(Ssssh. I’m not really here remember.)
It was predicted and now it’s happening. More and more videos are being pulled from YouTube. Comedy Central are the guys with the big lawyers this time. So the Daily Show and the Colbert Report which from this side of the Atlantic are only popular due to the likes of YouTube, are now biting the hand that fed them. Little surprise there. This seems to be the same cycle again and again.
Years back Napster was the source for music online. Go there, tell it what you wanted. “Fuck copyright” people said (as did Napster). Napster delivered whatever you wanted. It achieved critical mass and it got served. Metallica and the record companies totaled it. Only right I suppose since copyright has strong legal protection. Bless lobbying! The weakest point of YouTube is that it is centralised, just like Napster. Take out the centre and the network collapses. Now with Google being the daddy it becomes easier again since they’re all corporate these days. They don’t want to be sued out of their 4 billion in cash or whatever is their current cash stockpile. In fairness Google has managed to licence some content but not all. YouTube will never have all content and Google will never be able to licence all the worlds information. Despite their aims.
We’ll see licenced content more and more on YouTube and less and less of the unlicenced. I think Google just bought this years model when it should be considering investing in the tech that is coming down the road. They bought obsolescence. It’s the creative types that are going to route around this legal roadblock and Google should have known this. I’m sure it’ll be the premier source for music videos and the like and some licenced TV shows. Wow. It will also have all the user generated stuff sans any music or clips from movie studios or record companies. Borrrrring. Soon you just might see 12 year olds getting cease and desists for lip-synching to Shakira songs.
So where will this unlicenced content go? Well, where did the unlicenced stuff go after Napster? Kazaa and the likes. Distributed networks. They in turn got shut down or infiltrated and spammed and became less useful. Then came along Bittorrent. Even more distributed. Distributed networks and distributed content. If you want something from BitTorrent your computer will go out and take bits of a song or video from different people and glue all these pieces back together. A much harder system to shut down than anything previously.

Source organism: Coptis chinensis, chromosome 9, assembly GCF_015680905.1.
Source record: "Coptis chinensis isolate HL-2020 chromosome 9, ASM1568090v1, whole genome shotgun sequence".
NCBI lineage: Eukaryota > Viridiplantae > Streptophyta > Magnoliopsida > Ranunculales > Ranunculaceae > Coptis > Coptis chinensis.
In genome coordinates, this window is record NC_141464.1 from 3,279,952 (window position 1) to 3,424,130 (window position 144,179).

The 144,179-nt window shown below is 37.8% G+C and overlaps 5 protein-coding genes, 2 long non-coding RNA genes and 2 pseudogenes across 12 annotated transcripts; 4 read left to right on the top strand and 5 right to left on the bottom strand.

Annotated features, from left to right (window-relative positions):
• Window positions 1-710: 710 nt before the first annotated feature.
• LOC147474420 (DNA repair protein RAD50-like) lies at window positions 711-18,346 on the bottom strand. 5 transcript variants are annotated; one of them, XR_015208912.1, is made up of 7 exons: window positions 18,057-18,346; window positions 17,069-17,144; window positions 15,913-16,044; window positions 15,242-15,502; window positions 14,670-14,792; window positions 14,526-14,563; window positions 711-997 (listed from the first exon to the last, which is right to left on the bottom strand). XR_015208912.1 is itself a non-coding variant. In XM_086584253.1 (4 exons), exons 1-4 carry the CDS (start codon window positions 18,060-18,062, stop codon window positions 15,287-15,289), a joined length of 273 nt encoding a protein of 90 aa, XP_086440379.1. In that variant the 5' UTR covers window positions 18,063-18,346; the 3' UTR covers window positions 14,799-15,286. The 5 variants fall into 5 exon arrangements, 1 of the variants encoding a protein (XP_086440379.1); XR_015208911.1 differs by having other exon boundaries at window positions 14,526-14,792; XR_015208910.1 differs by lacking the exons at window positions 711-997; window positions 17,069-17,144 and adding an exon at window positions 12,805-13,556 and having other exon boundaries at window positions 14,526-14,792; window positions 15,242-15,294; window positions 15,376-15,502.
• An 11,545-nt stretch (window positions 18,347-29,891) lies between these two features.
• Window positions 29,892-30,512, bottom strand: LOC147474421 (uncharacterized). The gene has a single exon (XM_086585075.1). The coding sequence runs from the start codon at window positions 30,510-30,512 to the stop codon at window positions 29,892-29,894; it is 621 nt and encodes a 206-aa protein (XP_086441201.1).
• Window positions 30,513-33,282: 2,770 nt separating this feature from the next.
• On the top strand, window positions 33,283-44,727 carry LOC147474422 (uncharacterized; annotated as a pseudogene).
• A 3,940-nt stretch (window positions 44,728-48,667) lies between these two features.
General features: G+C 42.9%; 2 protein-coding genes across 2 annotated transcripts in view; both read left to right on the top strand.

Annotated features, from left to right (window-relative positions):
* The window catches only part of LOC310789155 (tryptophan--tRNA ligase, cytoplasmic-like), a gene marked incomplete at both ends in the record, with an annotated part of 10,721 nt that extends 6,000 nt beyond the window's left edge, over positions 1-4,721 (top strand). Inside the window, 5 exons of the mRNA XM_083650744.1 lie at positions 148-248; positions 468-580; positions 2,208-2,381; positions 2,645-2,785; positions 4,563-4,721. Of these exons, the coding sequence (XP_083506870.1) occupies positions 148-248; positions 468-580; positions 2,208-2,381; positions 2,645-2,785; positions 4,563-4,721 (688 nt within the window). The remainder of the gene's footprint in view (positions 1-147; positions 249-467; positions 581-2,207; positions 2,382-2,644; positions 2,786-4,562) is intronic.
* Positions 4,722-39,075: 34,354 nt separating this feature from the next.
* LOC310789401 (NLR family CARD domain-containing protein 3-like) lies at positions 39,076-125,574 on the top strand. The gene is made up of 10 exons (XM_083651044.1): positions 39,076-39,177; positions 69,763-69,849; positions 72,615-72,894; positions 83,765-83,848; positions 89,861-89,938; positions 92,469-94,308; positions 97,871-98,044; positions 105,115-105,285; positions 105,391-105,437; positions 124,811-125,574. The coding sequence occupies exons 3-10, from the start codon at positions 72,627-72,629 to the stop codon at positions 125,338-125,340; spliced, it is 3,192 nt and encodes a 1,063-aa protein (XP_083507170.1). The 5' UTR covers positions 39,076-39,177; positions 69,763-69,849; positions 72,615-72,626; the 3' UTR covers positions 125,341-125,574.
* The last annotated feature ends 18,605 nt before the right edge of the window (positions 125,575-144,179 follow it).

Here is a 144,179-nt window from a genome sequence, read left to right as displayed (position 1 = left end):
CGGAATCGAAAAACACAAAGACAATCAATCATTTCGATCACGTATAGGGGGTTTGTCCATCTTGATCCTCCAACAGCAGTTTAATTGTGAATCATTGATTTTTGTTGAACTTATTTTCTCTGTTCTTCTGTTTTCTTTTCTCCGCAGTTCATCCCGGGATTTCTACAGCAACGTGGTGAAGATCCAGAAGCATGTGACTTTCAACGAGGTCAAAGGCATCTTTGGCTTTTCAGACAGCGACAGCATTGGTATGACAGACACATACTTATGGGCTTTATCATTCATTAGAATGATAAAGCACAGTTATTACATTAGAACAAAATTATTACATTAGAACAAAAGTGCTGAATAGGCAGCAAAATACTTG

So I’m thinking maybe that’s where video is headed. Imagine an embedded video player on your site than doesn’t get its content from YouTube but goes about the web and downloads various pieces from 100s of different sources. How many lawyers and lawyer letters to then remove that content? How many Governments and ISPs would they need to pressure and lobby? You might be able to go after 100 sites and 100 servers but 1000, 10,000, 1 million? It’s an arms race against creativity and innovation. I look forward to my embedded website video player powered by Bittorrent. If content owners were clever they might try and make a business model out of this. Instead they’ll try and block it.
Bonus link. Seems the Google deal included lots of money to buy off the copyright holders.
As you are not really here you will have missed the news that Comedy Central are only taking down full episodes and not every clip (phew….) See Jeff Jarvis http://www.buzzmachine.com/index.php/2006/10/31/laughs-continue/
And Jon Stewart has rowed in with support for his Comedy Central clips to remain intact. Hundreds have magically reappeared on YouTube already.
damien – check out what the skype boys are doing. there are others working on similar solutions.
streaming p2p is not as straightforward as it sounds. traditional bittorrent clients do not download progressively – they seek the rarist piece of the file first, so that the new downloader is now seeding that. the piece of the file you get first could actually be from the end of the file. streaming would need progressive downloading.
the other downside of p2p streaming is upload rates from users. it could mean you’d be in a situation similar to early streaming, or even pseudo-streaming solutions: the initial buffer time could potentially be quite large. of course, we are talking about small files here (the avergae viewed lenght of a youtube file is about 2.5 mins), so this isn’t necessarily much of an issue in the real world.
legally, you still get the problem of who is coordinating the content. do you end up with another grokster? or could you safe harbour the co-ordinating of content?